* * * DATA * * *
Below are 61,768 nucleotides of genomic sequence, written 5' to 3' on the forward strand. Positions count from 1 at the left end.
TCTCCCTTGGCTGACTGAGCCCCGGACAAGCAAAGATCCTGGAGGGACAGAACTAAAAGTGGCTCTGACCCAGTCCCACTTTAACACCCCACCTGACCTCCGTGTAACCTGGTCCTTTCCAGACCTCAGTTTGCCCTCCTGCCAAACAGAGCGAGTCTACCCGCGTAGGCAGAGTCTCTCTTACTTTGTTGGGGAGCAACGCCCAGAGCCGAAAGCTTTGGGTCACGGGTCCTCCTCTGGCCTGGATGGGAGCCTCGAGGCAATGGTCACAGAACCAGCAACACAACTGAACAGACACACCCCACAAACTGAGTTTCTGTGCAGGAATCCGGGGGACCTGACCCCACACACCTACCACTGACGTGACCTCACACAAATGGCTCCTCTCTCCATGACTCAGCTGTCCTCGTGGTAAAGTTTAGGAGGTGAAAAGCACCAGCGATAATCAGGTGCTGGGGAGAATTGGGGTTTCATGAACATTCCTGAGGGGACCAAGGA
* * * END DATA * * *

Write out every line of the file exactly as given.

Below are 61,768 nucleotides of genomic sequence, written 5' to 3' on the forward strand. Positions count from 1 at the left end.
TCTCCCTTGGCTGACTGAGCCCCGGACAAGCAAAGATCCTGGAGGGACAGAACTAAAAGTGGCTCTGACCCAGTCCCACTTTAACACCCCACCTGACCTCCGTGTAACCTGGTCCTTTCCAGACCTCAGTTTGCCCTCCTGCCAAACAGAGCGAGTCTACCCGCGTAGGCAGAGTCTCTCTTACTTTGTTGGGGAGCAACGCCCAGAGCCGAAAGCTTTGGGTCACGGGTCCTCCTCTGGCCTGGATGGGAGCCTCGAGGCAATGGTCACAGAACCAGCAACACAACTGAACAGACACACCCCACAAACTGAGTTTCTGTGCAGGAATCCGGGGGACCTGACCCCACACACCTACCACTGACGTGACCTCACACAAATGGCTCCTCTCTCCATGACTCAGCTGTCCTCGTGGTAAAGTTTAGGAGGTGAAAAGCACCAGCGATAATCAGGTGCTGGGGAGAATTGGGGTTTCATGAACATTCCTGAGGGGACCAAGGA